Spinning ‘Train Station Donuts,’ Cameron Paris keys onward
Cameron Paris is a Reno videographer who just took the dive into full-time creative work. He also produces music. Online, he’s アタリY:MIDNIGHT2612. LINKCan you pronounce that? Me neither.
His sounds are inspired by a soundchip from the 80s, the Yamaha YM2612, which was a sound generator for the Sega Mega Drive and Genesis systems. In an interview with Tahoe Onstage, Paris said the Japanese katakana in his name translates to “Atari”, a similar console popular in the 80s.
“The Atari katakana is there in front of my project name for cohesiveness and acts as an homage to that era of gaming and music,” Paris said.
He’s been making music since 2010 under different keyboard names (the digital equivalence of pen names).
“I like to focus on a specific genres, depending on the project,” Paris said.[pullquote]I pull inspiration from all over, but the songs you hear exist in my head — day in and day out.”[/pullquote]
Music surrounded him early in life. His mother bought him a guitar when he was young and his biological father, who he rarely saw, was secretly a drummer.
His first project, “AquaStar,” was a learning experience. He explored music creation through software. It wasn’t well received so he moved on. His musical preferences vary from pop rock to ‘80s hair metal, but he quickly connected with chiptune music. He discovered the simplistic 8-bit style while playing Super Mario Bros on his Super Nintendo in 1995.
“I didn’t know what it was called,” Paris said. “But I needed to find out how to create it.”
So he took to his computer.
“I always dreamed of creating melodic, electronic sounds,” Paris said.
All the music he creates is a product of all-nighters. The binge of work and purge of soundscapes. His newest release, “Zero,” is rich and entrancing.
The album will be released June 3. Preorders start on April 8.
“There I was, while the rest of the world was sleeping,” Paris said. “I pull inspiration from all over, but the songs you hear exist in my head — day in and day out.”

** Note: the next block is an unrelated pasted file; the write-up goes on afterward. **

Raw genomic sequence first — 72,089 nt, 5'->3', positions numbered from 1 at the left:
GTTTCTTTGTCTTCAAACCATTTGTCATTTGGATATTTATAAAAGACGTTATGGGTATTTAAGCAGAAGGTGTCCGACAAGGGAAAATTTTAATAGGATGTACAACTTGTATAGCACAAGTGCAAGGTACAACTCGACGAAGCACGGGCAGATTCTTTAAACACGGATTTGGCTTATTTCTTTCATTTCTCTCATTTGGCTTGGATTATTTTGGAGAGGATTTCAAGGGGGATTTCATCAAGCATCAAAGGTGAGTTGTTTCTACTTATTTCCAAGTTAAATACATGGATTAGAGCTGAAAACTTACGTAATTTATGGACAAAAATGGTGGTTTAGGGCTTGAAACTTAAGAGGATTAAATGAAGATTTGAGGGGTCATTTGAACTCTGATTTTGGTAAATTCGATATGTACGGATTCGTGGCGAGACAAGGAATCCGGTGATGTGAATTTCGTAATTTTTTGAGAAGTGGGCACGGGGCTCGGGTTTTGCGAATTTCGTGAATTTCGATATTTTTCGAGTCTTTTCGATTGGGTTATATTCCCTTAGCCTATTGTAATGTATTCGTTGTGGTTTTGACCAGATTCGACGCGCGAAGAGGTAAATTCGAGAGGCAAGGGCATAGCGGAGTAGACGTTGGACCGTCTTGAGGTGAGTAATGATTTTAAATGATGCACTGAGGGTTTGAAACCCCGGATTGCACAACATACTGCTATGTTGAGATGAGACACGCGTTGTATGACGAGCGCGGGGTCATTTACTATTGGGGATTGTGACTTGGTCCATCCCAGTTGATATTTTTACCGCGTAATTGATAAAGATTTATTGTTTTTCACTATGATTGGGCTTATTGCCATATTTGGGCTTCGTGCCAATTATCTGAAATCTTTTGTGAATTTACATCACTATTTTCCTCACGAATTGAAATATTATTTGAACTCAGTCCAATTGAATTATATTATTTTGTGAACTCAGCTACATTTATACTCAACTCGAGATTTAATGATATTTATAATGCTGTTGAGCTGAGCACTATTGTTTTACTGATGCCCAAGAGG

So he persisted to create night after night until “Zero” was finished.
“Train Station Donuts” was the first song he finished off the album. It’s a manic digital roller coaster that lasts a minute and a half. There are driving kick drums and wild keyboard riffs to keep it dancy. It could easily be a Dance Dance Revolution level that I’d fail.
There’s an occasional funky bass line over a down-tempo beat, but it’s mostly upbeat, pulsing and energetic. It’s Owl City pre-fame paying homage to your favorite video games. It’s like driving through a sunny California landscape with your nerdiest friends and you all decide to put on the happiest tracks off the Final Fantasy VII soundtrack. With all the evil Jenova themes left for Datsik.
Paris composes everything (drum machines, keyboards, filters and effects) with his computer. He said the songwriting process has no perfect recipe, but he usually starts with the chorus, then fleshes out the feeling, intro and verses.
“It’s my time to explore,” Paris said. “That’s what makes song writing so magical – not knowing what shape your idea will take after you’re done with it. Songs have a mind of their own.”
For the last 10 years, he’s operated his personal business as a “side-project” with a full-time job to supplement, but this year was the time to change.
“I want to pursue something that makes me happy and that’s exactly what Firebolt Media Co. is,” Paris said.
The switch to running his personal business full-time was long, but he’s ready for his ideas, inspiration, strengths and passions to be carried out. All that’s left is time management as he juggles videography, music and everything else he will dive into.
Photographer and journalist Tony Contini graduated from the University of Nevada, Reno with a bachelor's degree in journalism and a minor in art photography. He loves working with bands and telling stories. Photography portfolio: https://www.TonyContini.com
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